Moving beyond LEED as a differentiator
Once again, I'm pleased to announce the winners of our annual ARC Awards competition, now in its third year. For a refresher, the program, short for Advancing, Reinvigorating and Cultivating excellence in engineering, is a competition not about the "best" buildings or designs, but about designs and designers that find the right solutions, which often necessitates going outside the box.
Once again, I’m pleased to announce the winners of our annual ARC Awards competition, now in its third year. For a refresher, the program, short for Advancing, Reinvigorating and Cultivating excellence in engineering, is a competition not about the “best” buildings or designs, but about designs and designers that find the right solutions, which often necessitates going outside the box. Indeed, the award is not so much about words, but actions—engineers taking something from point A to B, as our logo attests, by literally reaching over (or in some cases this year, under or in between) given obstacles.
That said, choosing this year’s winners was no easy task. In 2003, a few projects immediately jumped to the forefront. Two of the eventual winners were also LEED certified, making them stand out. This year, however, we had five LEED-certified submissions and five non-LEED, but equally sustainable, projects and several others with various green components. Although it made the job more difficult, the fact that sustainability and LEED certification were so commonplace among the submissions did my “Captain Planet” (as one reader dubbed me) heart good. But it also meant we really had to scrutinize our other criteria more carefully.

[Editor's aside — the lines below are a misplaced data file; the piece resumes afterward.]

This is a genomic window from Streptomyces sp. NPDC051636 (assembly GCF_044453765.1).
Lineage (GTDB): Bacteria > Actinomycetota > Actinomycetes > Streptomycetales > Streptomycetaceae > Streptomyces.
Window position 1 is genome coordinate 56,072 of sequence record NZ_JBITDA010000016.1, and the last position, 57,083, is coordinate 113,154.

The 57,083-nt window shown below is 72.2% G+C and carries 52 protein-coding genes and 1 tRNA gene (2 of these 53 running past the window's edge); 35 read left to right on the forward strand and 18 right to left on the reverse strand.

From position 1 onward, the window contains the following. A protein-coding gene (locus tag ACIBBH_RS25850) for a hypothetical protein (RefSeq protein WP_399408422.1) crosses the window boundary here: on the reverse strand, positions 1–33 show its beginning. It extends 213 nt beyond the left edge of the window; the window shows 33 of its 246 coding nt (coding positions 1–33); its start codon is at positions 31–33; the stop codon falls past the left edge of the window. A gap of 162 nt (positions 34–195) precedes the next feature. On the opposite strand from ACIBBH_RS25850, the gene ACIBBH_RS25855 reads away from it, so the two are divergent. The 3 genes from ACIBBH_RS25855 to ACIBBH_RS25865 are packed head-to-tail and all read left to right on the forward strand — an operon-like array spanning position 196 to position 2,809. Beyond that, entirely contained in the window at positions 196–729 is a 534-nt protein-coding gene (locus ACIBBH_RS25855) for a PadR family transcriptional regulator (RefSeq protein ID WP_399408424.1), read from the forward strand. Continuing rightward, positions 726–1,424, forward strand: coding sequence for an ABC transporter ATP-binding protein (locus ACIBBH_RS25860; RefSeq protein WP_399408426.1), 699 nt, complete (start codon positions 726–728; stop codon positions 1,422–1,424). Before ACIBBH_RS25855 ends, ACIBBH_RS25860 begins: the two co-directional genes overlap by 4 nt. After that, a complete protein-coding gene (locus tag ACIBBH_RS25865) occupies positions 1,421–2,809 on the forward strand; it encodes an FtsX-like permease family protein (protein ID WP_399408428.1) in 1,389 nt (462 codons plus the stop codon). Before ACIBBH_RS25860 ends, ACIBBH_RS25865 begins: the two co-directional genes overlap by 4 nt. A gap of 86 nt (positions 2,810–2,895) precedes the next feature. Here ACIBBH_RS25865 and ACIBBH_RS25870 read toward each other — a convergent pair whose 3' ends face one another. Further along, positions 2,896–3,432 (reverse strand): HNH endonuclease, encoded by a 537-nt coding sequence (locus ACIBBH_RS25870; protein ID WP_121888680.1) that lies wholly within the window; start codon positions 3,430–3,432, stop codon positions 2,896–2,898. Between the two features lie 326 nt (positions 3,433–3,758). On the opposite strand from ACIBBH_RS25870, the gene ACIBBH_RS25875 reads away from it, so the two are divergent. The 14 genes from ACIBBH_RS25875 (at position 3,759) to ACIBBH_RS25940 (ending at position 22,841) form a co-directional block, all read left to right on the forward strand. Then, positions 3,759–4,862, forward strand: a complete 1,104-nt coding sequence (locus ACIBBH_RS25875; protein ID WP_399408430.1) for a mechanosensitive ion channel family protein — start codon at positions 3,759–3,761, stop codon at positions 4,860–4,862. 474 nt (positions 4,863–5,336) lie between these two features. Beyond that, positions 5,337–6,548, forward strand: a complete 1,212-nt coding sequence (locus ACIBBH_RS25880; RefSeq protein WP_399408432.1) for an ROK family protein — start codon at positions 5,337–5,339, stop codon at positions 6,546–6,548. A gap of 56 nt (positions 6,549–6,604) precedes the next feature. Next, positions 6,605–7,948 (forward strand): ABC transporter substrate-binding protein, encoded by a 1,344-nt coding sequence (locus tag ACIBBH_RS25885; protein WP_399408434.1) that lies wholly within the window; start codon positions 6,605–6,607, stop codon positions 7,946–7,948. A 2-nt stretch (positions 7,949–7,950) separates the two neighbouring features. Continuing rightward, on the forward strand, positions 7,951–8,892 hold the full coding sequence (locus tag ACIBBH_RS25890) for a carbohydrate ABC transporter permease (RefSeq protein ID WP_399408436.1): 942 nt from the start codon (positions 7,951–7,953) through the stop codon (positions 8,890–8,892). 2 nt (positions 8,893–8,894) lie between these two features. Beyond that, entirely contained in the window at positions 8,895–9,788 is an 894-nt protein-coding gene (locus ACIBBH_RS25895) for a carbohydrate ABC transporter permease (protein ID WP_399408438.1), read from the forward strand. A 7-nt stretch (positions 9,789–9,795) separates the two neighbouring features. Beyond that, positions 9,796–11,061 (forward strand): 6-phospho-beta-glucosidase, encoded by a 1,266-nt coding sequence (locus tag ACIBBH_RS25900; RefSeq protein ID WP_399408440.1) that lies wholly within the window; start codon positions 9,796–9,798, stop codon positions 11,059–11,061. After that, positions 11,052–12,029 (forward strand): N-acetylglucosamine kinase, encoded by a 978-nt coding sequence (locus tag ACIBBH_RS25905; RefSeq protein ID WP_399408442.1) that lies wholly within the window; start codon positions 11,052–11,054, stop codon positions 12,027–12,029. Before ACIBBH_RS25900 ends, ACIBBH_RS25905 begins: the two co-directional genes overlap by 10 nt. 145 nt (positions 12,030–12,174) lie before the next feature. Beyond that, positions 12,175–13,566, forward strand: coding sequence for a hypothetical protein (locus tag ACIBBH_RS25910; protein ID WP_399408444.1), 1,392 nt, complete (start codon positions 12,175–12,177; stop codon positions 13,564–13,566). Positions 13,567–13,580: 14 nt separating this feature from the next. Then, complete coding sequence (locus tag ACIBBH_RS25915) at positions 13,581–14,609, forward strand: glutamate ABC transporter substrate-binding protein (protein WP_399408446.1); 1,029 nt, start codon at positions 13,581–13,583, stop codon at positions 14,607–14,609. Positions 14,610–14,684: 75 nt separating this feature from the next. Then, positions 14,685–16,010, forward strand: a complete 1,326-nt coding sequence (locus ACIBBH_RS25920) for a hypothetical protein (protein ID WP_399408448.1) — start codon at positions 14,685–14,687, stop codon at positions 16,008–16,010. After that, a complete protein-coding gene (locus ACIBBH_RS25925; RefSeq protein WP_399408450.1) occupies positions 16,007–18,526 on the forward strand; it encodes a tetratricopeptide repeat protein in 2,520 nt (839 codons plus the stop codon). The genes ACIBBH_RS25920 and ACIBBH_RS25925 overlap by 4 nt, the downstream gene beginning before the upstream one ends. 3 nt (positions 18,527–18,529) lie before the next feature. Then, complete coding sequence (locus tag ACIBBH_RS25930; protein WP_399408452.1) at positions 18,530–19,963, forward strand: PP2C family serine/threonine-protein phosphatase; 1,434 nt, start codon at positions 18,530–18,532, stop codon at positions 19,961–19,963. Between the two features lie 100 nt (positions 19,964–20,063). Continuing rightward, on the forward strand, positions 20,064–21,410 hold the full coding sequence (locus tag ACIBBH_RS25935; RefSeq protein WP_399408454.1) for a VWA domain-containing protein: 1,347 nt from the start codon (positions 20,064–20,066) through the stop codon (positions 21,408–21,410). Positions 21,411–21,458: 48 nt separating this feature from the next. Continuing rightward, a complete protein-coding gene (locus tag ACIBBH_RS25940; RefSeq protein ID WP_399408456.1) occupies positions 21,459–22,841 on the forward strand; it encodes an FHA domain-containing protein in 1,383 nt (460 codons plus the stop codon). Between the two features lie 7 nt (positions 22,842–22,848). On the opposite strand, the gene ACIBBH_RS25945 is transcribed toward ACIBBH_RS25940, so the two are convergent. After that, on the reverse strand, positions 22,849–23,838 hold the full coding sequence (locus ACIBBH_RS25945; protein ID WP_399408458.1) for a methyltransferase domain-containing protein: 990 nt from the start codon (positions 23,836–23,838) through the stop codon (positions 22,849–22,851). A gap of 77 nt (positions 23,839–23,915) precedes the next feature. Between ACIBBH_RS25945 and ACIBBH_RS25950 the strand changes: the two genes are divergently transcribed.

For the record, the prerequisites include unique building systems; use of new or unusual technologies; energy efficiency; system and interdisciplinary integration; architectural considerations; innovative solutions to various project challenges; and ultimately, a subjective measure—did we feel “wowed?”
Due to the tightness of the competition we also had to factor in the project mission and its impact on community or building type itself. And like any organic entity, things should never be static, and in reviewing many of the really neat systems in these projects, it also dawned upon us that perhaps we should expand the awards to also include “Systems of the Year.” Well, that’s something we’ll do next year, but in the interim, we’ve decided to at least issue some honorable mentions to get the ball rolling.
Enough chat! On to the winners: BHKR and the David L. Lawrence Convention Center; Glumac and the Brewery Blocks redevelopment project; and last, but not least, Albert Kahn and the Granger Center at Ferris State University.
Jim Crockett , Editor-in-Chief , CSE
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